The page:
Five Quick Tips
for Getting Your Story Published

Absolute Blank

By Erin L. Nappe (Billiard)

The slush pile. It’s where no writer wants to be, and where no editor wants to go. As an editor at Toasted Cheese, I’ve had to wade into the slush pile on many occasions. As a writer, I’ve tried my hardest to keep out of it.

I recently had the good fortune to have one of my short stories published in the national-circulation women’s magazine Woman’s World. In light of this success, I thought I would share a few quick tips for keeping out of the slush pile, a vital first step toward seeing your name in print.

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  1. Know your market!

It’s no mistake that the magazine that published my story is one that I’ve read. My mom has been picking up Woman’s World and reading it since I was a kid. And because I read just about anything you put in front of me, I’ve been reading it for about that long. As I got older, I started looking at the fiction with a writer’s eye, and truly believed this was a market I could succeed in. The stories that I’ve submitted to Woman’s World were written specifically with this market in mind.

Woman’s World publishes two types of stories; short romances and mini mysteries. Knowing this, I wouldn’t send them, oh, say a science fiction story. I was writing a short romance, and I know that Woman’s World‘s readers want uplifting, character-driven stories with endings that hint at the possibility of true love. With that in mind, I wouldn’t send them my angst-ridden piece about a young woman in love with a musician who keeps breaking her heart. You need to understand the magazine or journal’s readership, and you need to be aware of what the editors are looking for. If you don’t think your story will fit in, it probably won’t.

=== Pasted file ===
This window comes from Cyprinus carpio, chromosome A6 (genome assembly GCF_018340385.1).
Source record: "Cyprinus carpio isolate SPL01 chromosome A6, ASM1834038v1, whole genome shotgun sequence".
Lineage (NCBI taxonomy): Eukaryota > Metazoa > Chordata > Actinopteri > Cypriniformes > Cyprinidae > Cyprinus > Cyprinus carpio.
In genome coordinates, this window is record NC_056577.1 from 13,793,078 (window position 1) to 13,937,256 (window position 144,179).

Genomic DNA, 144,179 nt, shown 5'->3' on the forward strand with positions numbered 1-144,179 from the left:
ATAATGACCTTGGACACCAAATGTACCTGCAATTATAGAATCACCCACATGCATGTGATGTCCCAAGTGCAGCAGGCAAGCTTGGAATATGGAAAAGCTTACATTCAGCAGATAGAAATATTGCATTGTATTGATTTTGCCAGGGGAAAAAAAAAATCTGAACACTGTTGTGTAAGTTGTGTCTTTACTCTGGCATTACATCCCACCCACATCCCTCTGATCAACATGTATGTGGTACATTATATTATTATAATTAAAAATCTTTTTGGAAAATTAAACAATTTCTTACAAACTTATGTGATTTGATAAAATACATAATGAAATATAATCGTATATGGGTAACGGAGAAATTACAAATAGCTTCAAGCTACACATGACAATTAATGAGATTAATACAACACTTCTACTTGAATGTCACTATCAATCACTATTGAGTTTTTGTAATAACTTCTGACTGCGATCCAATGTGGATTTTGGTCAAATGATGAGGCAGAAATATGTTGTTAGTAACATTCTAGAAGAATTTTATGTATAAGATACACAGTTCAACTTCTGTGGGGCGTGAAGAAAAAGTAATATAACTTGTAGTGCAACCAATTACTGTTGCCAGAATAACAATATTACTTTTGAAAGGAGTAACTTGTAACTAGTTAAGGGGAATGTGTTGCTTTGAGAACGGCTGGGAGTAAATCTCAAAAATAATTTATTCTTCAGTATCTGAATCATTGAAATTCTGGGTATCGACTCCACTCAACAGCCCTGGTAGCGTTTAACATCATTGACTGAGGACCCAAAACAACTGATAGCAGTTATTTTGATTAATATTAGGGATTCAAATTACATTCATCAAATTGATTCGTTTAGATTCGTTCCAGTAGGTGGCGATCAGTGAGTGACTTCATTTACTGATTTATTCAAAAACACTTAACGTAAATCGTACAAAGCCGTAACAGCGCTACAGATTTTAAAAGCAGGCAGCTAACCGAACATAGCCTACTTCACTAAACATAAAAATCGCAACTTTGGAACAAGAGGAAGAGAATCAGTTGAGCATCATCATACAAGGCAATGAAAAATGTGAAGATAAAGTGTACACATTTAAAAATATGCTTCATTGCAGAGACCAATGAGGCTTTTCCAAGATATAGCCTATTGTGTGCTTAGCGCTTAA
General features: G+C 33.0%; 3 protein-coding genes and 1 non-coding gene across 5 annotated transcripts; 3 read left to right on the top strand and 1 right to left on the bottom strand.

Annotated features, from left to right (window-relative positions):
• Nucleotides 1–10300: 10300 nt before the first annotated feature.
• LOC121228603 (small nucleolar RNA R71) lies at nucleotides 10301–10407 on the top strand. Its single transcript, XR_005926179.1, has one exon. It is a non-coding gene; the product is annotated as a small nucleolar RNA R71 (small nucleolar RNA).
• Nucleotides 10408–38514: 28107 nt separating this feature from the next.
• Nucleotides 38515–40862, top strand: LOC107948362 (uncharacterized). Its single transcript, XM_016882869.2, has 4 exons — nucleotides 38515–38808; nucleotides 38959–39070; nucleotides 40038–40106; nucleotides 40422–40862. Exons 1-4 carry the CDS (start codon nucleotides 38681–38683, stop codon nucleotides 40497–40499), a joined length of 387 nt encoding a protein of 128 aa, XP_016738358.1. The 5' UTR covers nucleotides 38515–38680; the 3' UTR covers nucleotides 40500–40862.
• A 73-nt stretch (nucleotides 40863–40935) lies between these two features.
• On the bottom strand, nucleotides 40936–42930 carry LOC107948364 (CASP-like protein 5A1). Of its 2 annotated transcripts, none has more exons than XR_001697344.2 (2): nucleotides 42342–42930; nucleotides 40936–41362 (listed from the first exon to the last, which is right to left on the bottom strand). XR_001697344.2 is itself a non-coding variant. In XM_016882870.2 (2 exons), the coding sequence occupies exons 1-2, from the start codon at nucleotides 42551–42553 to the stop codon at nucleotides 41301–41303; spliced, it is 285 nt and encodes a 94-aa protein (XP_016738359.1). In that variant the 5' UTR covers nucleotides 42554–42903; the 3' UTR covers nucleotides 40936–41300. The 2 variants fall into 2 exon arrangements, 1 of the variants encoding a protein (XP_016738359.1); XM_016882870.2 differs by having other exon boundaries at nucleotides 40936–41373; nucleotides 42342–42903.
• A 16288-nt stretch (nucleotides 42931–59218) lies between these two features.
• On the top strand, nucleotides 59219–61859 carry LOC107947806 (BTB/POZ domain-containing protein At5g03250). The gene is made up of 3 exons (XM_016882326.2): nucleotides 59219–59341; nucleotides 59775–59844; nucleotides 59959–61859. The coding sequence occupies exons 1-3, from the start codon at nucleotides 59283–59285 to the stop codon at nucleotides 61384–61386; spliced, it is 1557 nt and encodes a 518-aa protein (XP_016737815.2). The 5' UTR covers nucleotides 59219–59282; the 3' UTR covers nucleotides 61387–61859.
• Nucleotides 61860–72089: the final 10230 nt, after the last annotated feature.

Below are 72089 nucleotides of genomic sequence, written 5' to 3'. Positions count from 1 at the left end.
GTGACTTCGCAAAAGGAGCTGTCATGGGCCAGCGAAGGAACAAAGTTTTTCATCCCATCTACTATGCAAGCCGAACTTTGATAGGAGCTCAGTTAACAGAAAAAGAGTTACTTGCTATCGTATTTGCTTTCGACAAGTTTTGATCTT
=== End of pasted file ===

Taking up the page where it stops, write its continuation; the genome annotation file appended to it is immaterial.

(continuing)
Read the publication before submitting. At the very least, send for a sample copy or spend some time online or at a bookstore looking at examples of what’s been published by this market. Getting published is kind of like dating or job hunting… it’s all about finding the right match!

  1. Follow submission guidelines carefully.

Always, always, be sure that you’re following the most recent submission guidelines. When I first submitted to Woman’s World, the maximum word count for short romances was 1,500 words. Sometime between when I submitted the story and when it reached the editor’s hands, that word count was cut to 1,100 words. Fortunately for me, the editor liked my story and gave me a chance to cut it down to fit their guidelines. But the bottom line is this; if you’re given a maximum word count, don’t go over.

Make sure you submit your manuscript in the correct format. If the magazine or journal wants a hard copy of your story, don’t send an e-mail (and vice versa). If the online journal asks for submissions in the text of an e-mail, don’t send an attachment. Check the most recent copy of the Writer’s Market for guidelines, or check to see if guidelines are listed on a web page. Don’t let your manuscript be thrown out over something you could have avoided!

  1. Submit only your best work (editing and proofreading are your friends!).